LA’s Holy Basil and Hanchic lead a new wave of Asian-American restaurants – Robb Report
hanchic and Holy Basil they’re modestly sized Los Angeles restaurants, but their collective impact makes them feel that much bigger. In May, during Asian American and Pacific Islander Heritage Month, both restaurants opened pop-up windows throughout the city as they worked on aggressive expansion plans. In the process, they made it clear that they represent the future of Asian-American food in Los Angeles.
Hanchic, where chef Justin Min serves up appetizing mashups like kimchi tagliatelle, bulgogi risotto and mandu with a doenjang-based bolognese riff, is a 1,200-square-foot space with seven tables in a strip mall on the outskirts of Koreatown. But that limited space hasn’t stopped Min and his partners at In Hospitality Group from using it as a test kitchen for multiple concepts. Chimmelier, In Hospitality’s fried chicken spot that started as a pop-up after Min created some sauces at Hanchic, just opened a physical location a couple of blocks away.
In Hospitality, led by Min, Dustin Lee, Kevin Son and Jeff Jun, has also partnered with baker sensation Jiyoon Jang to open the stylish Mil Bakery at All Good Things Market, in the same building as Chimmelier. Beyond serving beautiful pastries like black sesame mochi cake bars, miso-garu cookies, and ssuk marble cake, Jang is creating a new bun for Chimmelier’s fried chicken sandwich.
The group’s portfolio also includes Kinn, where an alumnus of New York’s two-Michelin-star Korean restaurants Jungsik and Atomix serves a six-course tasting menu for $72. Chef Ki Kim’s summer prix fixe features his versions of a Korean corn dog (with Dungeness crab), Pyongyang naengmyeon, and elegantly plated tteokgalbi chicken that’s topped with edible herbs and flowers. And a perfectly cooked piece of octopus with gochujang ($20 extra for the tasting menu), which is crispy yet juicy without being mushy, has become a signature dish at the Kinn in less than a year.
And while Kim says he’s happy with its current price point and its cozy space with a tasting counter and a few small tables, Lee says he’d love to find a larger location that would be more optimal for Kim’s ambitions for good food. table.
A Holy BasilOperating out of a 700-square-foot location in the Santee Passage food hall downtown, chefs Deau Arpapornnopparat and Joy Yuon prepare uncompromising, gloriously herbaceous, habit-forming Bangkok street food with premium ingredients. There is green curry with Jidori chicken and gra pow (a dish enhanced with the Thai herb known as holy basil) with wagyu or crispy pork. Mushroom larb is a vegan dish bursting with acid, spiciness, and contrasting textures. Arpapornnopparat and Yuon also run The Base, which makes sweeteners and beverage starters and has popped up at the Smorgasburg food market. And Yuon is a beverage wizard who could have a tea bar, with a production team dedicated to his beverage, at the next location in Holy Basil.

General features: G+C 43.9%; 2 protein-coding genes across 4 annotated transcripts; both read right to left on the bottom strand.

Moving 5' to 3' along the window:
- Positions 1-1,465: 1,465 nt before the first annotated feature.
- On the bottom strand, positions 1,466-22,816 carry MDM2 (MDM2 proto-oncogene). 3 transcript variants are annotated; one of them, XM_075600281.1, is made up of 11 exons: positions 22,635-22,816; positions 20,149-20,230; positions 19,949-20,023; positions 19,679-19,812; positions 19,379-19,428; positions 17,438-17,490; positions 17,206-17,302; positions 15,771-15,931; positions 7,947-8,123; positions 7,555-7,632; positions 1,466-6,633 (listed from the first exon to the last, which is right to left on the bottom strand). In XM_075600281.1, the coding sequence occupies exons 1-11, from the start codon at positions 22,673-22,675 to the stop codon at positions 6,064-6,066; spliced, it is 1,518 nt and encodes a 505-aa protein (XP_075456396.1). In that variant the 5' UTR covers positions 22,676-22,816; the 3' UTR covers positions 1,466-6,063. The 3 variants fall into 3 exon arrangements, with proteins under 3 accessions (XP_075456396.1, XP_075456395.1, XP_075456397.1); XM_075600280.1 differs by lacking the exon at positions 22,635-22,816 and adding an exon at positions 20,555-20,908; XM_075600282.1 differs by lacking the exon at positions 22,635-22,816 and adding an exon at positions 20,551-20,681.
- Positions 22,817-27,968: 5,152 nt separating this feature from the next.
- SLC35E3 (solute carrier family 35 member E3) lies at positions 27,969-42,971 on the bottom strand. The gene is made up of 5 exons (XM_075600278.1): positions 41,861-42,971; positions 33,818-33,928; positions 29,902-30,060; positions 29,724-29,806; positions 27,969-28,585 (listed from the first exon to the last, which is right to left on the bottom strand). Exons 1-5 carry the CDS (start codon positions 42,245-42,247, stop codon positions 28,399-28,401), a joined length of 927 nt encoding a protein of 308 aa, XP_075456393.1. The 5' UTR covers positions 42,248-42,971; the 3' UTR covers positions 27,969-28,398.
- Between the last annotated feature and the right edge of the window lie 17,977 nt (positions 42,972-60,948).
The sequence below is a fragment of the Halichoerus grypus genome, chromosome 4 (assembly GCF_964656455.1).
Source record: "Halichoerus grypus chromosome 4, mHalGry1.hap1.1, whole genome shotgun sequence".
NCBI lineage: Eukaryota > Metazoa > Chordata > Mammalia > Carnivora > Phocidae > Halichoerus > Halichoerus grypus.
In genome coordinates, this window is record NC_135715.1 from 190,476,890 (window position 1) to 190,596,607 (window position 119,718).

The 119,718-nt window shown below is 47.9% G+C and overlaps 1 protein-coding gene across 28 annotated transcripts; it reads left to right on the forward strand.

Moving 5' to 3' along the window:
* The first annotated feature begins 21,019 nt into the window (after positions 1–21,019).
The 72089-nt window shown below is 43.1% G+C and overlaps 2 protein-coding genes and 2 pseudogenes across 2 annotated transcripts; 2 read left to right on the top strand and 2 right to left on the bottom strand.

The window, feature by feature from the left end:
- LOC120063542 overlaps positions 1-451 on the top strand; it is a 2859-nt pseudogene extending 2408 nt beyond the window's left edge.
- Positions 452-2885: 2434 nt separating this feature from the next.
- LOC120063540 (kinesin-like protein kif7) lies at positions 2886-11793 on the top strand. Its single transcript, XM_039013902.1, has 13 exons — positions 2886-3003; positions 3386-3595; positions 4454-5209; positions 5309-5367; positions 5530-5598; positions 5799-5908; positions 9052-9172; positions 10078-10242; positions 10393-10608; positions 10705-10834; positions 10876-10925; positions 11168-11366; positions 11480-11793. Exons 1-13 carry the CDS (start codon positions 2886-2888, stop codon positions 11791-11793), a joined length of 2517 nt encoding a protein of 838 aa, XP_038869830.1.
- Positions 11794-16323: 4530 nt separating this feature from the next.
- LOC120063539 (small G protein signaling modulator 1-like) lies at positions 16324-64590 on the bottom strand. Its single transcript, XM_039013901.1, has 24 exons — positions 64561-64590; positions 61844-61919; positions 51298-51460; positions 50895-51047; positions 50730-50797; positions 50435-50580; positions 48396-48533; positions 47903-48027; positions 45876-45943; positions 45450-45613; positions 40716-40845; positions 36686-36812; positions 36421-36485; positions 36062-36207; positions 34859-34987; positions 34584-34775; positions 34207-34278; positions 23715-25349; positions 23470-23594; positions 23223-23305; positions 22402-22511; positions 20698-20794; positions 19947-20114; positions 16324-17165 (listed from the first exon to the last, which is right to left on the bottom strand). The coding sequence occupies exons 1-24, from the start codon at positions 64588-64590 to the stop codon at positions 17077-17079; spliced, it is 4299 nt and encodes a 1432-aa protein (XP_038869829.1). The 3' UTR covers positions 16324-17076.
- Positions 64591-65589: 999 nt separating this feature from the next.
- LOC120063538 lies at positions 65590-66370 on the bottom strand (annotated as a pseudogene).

Arpapornnopparat and Yuon are working to open that new restaurant in Atwater Village later this year. They will have outdoor seating and are considering adding a children’s menu and a market with Asian produce, including some they grow themselves. After that, Holy’s biggest project basil skyline it could be somewhere near Koreatown, a 3,000-square-foot space that would include a Thai omakase bar along with curries, noodles, and rice bowls.
“Joy and I talked about this recently,” Arpapornnopparat says of the omakase bar. “Why would we stay in this box? We can totally cook anything to be Thai food. A tasting menu is always driving who we are as chefs. Just open your mind, whether you’re cooking up a very old recipe or elevating a new one. I feel like there aren’t many people making Thai food like this, so why not us?
Even at their little downtown digs, Arpapornnopparat and Yuon have served up tasting menu dinners, including a special pop-up party for AAPI Heritage Month. That dinner, with heirloom rice from Thailand, fried barramundi and fermented pork, was during the same month that Holy Basil cooked up at both days of The Infatuation’s Eeeeeeatscon LA festival and appeared at Mama’s night market.